— Atlantic Monthly, Volume 12, No. 73, November, 1863 • Various

... "a men and women's club would scarcely agree with his views of what our human nature should ...
— A Heart-Song of To-day • Annie Gregg Savigny

... quarrel with troublesome companions? replied, That she should endeavour to be at peace, even though she should lose a little by it; and produced as her authority the conduct of Abraham, who when Lot's herdsmen and his could not agree, gave Lot his choice of the country, ...
— A Practical Enquiry into the Philosophy of Education • James Gall

... to agree to that arrangement?-No; I asked him to do it for me, because he was in the habit of writing to Mr. Sievwright oftener ...
— Second Shetland Truck System Report • William Guthrie

... bronze figure of one found at Herculaneum, and figured in the Antiquites d'Herculanum, plate xvii. vol. viii., which represents a little old man sitting on the ground with his knees up to his chin, a huge head, ass's ears, a long beard, and a roguish face, which would agree well with our notion of a Brownie. Their statues were often placed behind the door, as having power to keep out all things hurtful, especially evil genii. Respected as they were, they sometimes met with rough treatment, and were kicked or ...
— Museum of Antiquity - A Description of Ancient Life • L. W. Yaggy

... party desires to break the contract the other seldom objects. If they agree to separate, the woman usually remains in their dwelling and the man builds himself another. However, if either person objects, it is the other who relinquishes the dwelling — the man because he can build another and the woman because she seldom seeks separation unless she knows ...
— The Bontoc Igorot • Albert Ernest Jenks

... land forces except the regimental; appointing all the officers of the naval forces; to ascertain the necessary sums of money to be raised for the service of the United States and appropriate the same; to borrow money and emit bills of credit; to build and equip a Navy; to agree on the number of land forces and to make requisitions on each State for its quota; that the assent of nine States shall be requisite ...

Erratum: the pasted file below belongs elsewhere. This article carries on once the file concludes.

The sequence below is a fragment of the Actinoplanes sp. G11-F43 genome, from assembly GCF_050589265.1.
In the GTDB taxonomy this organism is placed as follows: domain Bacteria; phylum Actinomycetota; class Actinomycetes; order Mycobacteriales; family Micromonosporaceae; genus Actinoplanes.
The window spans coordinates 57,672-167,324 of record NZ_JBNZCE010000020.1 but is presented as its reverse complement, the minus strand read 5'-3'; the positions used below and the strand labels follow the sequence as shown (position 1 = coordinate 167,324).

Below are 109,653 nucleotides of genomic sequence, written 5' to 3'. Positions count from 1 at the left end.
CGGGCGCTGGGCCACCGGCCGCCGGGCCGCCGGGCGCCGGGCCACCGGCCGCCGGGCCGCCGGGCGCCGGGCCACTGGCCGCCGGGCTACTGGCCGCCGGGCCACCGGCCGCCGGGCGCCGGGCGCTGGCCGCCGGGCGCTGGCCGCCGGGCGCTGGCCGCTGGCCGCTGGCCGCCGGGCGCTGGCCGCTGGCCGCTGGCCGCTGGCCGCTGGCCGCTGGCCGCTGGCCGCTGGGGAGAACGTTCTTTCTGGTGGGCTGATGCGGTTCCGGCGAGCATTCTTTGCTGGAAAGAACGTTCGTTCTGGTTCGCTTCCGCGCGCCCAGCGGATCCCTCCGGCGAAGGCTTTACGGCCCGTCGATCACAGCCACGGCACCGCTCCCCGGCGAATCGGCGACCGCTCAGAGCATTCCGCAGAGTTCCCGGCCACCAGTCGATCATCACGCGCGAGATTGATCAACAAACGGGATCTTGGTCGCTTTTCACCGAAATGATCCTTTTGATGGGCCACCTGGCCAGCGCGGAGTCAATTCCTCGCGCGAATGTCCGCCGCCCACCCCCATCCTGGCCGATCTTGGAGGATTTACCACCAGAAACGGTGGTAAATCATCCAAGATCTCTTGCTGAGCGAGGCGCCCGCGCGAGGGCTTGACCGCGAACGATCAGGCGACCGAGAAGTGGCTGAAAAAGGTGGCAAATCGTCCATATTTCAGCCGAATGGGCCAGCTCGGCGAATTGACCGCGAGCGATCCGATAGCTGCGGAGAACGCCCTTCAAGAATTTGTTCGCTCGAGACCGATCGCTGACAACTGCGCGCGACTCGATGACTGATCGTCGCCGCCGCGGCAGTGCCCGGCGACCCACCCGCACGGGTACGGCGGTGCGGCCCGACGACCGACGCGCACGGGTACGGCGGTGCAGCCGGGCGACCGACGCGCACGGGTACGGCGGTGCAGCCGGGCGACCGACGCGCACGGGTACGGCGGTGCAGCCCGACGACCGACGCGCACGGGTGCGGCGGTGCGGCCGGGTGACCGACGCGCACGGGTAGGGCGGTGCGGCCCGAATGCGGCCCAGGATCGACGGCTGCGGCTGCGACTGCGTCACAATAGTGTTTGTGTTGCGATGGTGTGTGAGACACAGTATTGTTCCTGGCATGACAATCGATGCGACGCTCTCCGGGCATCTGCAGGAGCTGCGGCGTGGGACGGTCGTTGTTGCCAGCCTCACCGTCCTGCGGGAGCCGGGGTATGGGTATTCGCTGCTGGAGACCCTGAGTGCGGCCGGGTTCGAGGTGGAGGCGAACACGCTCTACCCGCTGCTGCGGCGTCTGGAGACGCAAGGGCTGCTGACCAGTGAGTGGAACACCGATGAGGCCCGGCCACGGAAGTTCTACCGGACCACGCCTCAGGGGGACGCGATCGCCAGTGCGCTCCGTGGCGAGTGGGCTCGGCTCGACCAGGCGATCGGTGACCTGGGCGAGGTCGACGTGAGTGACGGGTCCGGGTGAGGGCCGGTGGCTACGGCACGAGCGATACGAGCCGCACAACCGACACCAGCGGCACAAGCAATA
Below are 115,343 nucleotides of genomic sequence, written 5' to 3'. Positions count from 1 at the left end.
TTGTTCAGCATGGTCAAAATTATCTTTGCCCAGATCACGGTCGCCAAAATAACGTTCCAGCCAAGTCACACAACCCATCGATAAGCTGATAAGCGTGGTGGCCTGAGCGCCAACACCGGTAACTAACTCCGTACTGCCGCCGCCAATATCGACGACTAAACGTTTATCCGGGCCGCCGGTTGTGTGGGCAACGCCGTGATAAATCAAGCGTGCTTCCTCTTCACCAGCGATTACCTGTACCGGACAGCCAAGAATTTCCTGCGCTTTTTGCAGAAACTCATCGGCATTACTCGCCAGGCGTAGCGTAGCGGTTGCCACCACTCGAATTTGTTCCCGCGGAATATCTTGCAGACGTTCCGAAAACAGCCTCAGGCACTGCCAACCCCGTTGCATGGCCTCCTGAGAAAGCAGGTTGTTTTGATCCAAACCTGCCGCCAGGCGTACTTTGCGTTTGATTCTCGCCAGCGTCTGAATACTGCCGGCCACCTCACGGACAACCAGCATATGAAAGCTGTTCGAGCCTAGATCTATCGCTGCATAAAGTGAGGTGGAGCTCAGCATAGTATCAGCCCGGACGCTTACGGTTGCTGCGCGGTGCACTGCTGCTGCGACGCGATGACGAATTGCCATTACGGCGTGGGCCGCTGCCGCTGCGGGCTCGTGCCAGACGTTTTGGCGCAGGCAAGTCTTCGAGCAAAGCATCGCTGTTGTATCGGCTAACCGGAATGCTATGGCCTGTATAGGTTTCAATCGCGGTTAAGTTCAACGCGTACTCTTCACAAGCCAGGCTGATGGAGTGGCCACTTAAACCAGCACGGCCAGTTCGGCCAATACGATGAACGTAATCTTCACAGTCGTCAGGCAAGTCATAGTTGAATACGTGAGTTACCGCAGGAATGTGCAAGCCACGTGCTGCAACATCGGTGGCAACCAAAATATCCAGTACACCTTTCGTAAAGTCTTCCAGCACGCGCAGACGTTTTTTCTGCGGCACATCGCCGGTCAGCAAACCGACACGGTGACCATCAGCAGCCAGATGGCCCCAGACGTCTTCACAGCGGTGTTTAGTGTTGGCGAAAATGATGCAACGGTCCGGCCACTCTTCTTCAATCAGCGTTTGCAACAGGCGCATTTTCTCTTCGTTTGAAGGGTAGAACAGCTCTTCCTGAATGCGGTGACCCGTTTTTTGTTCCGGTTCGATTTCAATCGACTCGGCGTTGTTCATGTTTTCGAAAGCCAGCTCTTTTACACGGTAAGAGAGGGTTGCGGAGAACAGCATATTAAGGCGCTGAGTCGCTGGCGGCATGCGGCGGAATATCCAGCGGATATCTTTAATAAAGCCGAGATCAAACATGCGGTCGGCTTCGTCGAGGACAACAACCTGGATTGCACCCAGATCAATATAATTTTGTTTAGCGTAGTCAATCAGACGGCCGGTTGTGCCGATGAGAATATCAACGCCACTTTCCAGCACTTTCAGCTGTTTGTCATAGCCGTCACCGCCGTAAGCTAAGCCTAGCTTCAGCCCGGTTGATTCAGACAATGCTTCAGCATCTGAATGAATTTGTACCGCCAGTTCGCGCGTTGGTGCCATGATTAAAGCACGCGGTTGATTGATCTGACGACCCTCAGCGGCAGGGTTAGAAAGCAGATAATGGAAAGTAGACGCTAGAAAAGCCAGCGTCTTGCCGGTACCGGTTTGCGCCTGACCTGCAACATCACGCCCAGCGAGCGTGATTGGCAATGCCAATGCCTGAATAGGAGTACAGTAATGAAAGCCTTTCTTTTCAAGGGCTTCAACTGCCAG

— A Compilation of the Messages and Papers of the Presidents - Section 1 (of 3) of Volume 2: James Monroe • James D. Richardson

... to his guest, I do not know whether you will agree with me, but I think a slight tendency to gourmandism is absolutely necessary to complete the character of a truly classical mind. So many beautiful touches are there in the ancient poets—so many delicate allusions in history and in anecdote relating to the gratification of the palate, that ...
— Eugene Aram, Complete • Edward Bulwer-Lytton

... nights at home, during which she had succeeded in evading all explanations with her father. She did this by having him agree to give her three days to think it over. On the morning of the third day, after her father had gone to the conservatory, she packed up her belongings and ...
— The Goose Man • Jacob Wassermann

... "that isn't what I want. Run, and jump, and shout as much as you please; skate, and slide, and snowball; but do it with politeness to other boys and girls, and I'll agree you shall find just as ...
— The King's Daughter and Other Stories for Girls • Various

... these considerations, she endeavoured to prevail on Emilia and Julia to await in silence some confirmation of their surmises; but their terror made this a very difficult task. They acquiesced, however, so far with her wishes, as to agree to conceal the preceding circumstances from every person but their brother, without whose protecting presence they declared it utterly impossible to pass another night in the apartments. For the remainder of this night they resolved to watch. To beguile ...
— A Sicilian Romance • Ann Radcliffe

... proved to contain much that was contrary to the canons of the Church; they were discussed and commented on for three days, and then, to Becket's surprise and dismay, he was required not only to agree to them by word of mouth, as he had already done, but to set his archiepiscopal seal to them. He rose, and exclaimed, much agitated, "I declare by God Almighty, that no seal of mine shall ever be set to such Constitutions ...
— Cameos from English History, from Rollo to Edward II • Charlotte Mary Yonge

... perfection is not to be found anywhere on land or water, even this spot had its drawback. There were too many mosquitoes. My friend the owner of the chteau often said to me, 'La moustigue de l'Isle n'est pas mchante;' but on this point I could not agree with him. I bore upon me visible signs of its wickedness; but in course of time I and the 'mostique de I'Isle' lived quite harmoniously together in the little shanty ...